It’s been a busy week for Google as they announce yet more acquisitions this summer.EMU, an IM client a virtual assistant component, and Directr, an app that helps user make short, polished videos from their phone, have both been purchased by Google.
EMU, which exited beta earlier this year, blends the concept of IM client with Siri or GoogleNow-like intelligence. It made its debut as an Android application, but it’s co-founder, Gummi Hafsteinsson, is ex-Google as well as ex-appl. So it makes sense that the application would pique Google’s interest, and they would look to add it to it’s rapidly expanding portfolio of applications.
Messaging has become as integral to having a phone as e-mail is to having internet, and it’s become the new focus for big companies. Google and Apple are still working to enhance the user messaging experience, and EMU offers a feature that is not accessible to all yet, and that’s a virtual assistant, even if it’s only in the messaging application. The virtual assistant will scan conversations for important daily information, ask to set reminders for the user based on the context, make recommendations on how to make appointments and reservations online, or add events to a calendar.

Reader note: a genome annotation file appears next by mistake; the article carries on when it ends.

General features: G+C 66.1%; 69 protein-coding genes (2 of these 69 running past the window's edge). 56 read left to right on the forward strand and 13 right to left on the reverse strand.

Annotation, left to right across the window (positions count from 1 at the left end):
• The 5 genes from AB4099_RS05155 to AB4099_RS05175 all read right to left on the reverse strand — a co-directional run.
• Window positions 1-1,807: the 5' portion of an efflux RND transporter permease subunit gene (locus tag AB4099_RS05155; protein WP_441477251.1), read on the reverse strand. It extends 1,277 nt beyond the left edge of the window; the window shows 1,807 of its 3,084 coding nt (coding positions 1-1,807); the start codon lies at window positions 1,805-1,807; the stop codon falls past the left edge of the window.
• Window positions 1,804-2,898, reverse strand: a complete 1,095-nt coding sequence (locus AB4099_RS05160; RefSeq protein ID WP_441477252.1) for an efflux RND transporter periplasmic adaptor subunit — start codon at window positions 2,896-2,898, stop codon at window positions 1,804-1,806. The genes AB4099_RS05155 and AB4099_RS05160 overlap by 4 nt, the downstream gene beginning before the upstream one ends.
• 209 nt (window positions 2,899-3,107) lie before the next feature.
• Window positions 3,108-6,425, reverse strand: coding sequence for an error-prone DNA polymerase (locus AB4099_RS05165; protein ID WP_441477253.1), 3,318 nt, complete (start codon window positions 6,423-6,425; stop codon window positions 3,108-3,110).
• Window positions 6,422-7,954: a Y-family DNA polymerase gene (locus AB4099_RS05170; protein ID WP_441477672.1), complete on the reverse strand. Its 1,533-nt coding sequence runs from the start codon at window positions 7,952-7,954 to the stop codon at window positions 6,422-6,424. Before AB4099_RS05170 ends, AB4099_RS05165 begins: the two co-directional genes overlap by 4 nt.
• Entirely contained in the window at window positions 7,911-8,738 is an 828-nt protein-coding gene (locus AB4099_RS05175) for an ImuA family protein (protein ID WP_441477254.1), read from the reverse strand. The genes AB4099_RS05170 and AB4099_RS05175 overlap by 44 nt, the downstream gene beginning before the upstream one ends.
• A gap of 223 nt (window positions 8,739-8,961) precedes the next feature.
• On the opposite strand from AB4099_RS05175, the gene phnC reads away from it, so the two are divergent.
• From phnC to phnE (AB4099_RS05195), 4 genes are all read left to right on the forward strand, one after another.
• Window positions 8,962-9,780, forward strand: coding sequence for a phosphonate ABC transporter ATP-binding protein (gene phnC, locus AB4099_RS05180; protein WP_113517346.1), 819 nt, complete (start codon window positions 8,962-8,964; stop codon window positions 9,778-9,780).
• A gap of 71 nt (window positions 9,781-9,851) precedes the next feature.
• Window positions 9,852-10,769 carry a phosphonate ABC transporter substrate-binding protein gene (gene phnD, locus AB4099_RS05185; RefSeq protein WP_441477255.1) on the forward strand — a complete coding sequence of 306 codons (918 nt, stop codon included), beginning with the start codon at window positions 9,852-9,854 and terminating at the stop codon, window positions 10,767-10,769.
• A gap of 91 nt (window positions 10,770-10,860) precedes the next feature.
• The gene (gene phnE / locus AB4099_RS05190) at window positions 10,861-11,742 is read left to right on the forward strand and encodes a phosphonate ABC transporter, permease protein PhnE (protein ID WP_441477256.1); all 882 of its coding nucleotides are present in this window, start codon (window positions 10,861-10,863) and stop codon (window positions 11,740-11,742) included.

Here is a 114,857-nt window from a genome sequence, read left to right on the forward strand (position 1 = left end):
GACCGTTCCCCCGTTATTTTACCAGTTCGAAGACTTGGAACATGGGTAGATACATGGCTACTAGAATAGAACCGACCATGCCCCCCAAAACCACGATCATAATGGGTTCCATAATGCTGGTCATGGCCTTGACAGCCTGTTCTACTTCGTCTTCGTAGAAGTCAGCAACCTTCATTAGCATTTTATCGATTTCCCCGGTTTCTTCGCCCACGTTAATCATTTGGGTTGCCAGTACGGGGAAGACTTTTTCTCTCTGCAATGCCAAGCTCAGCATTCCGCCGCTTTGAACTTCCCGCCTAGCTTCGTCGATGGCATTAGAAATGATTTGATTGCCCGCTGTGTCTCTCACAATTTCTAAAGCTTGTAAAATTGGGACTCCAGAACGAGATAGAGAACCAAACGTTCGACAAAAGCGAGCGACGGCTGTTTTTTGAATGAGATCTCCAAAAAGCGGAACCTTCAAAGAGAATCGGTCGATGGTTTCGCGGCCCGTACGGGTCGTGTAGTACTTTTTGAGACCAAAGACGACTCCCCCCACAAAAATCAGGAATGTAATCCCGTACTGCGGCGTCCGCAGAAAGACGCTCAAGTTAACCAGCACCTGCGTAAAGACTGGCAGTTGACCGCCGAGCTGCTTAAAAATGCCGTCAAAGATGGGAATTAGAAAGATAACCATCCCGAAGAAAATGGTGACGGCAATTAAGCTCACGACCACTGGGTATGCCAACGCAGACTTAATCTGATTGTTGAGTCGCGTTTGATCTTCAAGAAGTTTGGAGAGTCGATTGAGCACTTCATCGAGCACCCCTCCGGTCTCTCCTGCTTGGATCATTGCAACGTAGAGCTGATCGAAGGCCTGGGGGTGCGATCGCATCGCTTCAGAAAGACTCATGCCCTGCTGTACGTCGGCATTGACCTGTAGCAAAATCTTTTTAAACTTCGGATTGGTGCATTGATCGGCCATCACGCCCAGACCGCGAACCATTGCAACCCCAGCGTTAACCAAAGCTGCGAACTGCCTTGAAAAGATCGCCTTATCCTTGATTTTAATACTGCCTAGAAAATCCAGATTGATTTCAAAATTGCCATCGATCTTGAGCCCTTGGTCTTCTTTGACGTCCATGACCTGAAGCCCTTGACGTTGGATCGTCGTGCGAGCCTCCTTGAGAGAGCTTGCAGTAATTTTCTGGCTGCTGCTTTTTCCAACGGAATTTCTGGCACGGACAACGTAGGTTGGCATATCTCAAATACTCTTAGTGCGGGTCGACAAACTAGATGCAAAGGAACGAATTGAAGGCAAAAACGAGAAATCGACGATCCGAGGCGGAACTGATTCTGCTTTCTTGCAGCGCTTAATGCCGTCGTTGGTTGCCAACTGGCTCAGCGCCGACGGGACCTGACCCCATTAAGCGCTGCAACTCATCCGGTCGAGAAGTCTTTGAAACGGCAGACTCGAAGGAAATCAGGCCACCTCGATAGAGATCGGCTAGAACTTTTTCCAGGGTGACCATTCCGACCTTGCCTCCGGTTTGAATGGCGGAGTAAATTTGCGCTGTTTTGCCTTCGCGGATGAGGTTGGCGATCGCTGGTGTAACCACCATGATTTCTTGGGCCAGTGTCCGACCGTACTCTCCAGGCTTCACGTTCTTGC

The details of the acquisition have not been disclosed, but EMU will shut down the app and will no longer work for existing users until the acquisition is completed.
Directr will be an excellent addition to the Google portfolio as well. Its primary purpose was to help users take longer short videos and give them a clean finish to publish to social media for friends and family. Now targeting businesses who want to make short promotional videos or advertisements as well, Directr provides users with a storyboard to help them outline their video, and once submitted, Directr pieces it together and puts it to music. Downloading the completed video costs either 99 cents, or as a business owners can register for a $250-$500 account depending on the suite of features selected.
It will be interesting to see what Google has planned for Directr, but for the time being the application will retain its name, but will be free and backed by the same team as YouTube.
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